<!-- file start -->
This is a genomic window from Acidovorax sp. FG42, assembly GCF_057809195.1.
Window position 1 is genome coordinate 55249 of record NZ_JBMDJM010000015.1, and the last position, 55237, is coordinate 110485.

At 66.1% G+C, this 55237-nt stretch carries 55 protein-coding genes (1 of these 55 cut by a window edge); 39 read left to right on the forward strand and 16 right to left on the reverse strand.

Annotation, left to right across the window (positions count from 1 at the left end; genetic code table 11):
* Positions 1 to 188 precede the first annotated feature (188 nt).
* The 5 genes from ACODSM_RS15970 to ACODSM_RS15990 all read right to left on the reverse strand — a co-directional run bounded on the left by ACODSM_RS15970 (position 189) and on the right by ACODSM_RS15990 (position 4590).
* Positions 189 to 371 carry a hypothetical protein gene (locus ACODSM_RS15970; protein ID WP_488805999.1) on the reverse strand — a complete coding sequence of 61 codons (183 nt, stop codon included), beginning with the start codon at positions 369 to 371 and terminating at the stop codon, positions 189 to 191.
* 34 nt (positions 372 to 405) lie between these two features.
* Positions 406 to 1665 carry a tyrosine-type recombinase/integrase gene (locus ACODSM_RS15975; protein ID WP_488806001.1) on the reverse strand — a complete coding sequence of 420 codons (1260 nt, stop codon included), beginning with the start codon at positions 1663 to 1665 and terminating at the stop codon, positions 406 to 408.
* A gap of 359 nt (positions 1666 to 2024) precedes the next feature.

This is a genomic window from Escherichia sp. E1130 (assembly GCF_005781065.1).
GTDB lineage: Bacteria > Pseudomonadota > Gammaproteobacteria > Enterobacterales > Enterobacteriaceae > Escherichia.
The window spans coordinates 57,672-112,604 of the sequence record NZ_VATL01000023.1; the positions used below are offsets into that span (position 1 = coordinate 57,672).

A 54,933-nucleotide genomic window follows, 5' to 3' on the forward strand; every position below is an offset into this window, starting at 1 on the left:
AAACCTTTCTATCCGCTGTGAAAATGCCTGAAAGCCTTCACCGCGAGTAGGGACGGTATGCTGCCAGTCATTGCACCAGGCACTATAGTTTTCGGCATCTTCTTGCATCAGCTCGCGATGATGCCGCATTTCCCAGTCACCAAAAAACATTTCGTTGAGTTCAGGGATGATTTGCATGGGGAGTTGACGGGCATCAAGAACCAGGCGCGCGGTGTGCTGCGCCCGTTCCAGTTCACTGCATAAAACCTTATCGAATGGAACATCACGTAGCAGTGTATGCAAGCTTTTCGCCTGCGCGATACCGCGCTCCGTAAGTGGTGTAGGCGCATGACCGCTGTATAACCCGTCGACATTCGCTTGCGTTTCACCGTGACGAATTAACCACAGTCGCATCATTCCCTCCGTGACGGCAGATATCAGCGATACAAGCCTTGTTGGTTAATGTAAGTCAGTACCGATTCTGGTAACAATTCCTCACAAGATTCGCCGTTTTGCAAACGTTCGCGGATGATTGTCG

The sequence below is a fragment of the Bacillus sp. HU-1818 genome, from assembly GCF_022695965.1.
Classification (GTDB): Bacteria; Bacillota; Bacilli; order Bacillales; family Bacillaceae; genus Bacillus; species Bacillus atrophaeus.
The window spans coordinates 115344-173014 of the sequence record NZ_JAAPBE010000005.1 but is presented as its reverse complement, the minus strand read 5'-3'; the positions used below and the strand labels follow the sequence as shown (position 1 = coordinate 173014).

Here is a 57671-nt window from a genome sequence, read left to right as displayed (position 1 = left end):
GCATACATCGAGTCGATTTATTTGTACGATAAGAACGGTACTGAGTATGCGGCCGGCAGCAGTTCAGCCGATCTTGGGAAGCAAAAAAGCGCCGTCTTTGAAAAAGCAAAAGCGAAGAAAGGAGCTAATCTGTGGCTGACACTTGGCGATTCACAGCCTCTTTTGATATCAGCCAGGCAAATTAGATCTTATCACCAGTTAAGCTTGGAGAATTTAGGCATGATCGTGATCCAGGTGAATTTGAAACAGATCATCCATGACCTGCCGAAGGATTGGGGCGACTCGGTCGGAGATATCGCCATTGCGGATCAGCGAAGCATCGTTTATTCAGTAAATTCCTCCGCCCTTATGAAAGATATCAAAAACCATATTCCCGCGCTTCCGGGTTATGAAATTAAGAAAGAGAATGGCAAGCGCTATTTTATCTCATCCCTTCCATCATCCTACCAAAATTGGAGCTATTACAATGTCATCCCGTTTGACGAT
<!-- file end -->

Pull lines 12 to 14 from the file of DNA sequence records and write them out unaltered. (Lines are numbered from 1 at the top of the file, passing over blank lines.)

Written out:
GTDB lineage: Bacteria > Pseudomonadota > Gammaproteobacteria > Enterobacterales > Enterobacteriaceae > Escherichia.
The window spans coordinates 57,672-112,604 of the sequence record NZ_VATL01000023.1; the positions used below are offsets into that span (position 1 = coordinate 57,672).

A 54,933-nucleotide genomic window follows, 5' to 3' on the forward strand; every position below is an offset into this window, starting at 1 on the left: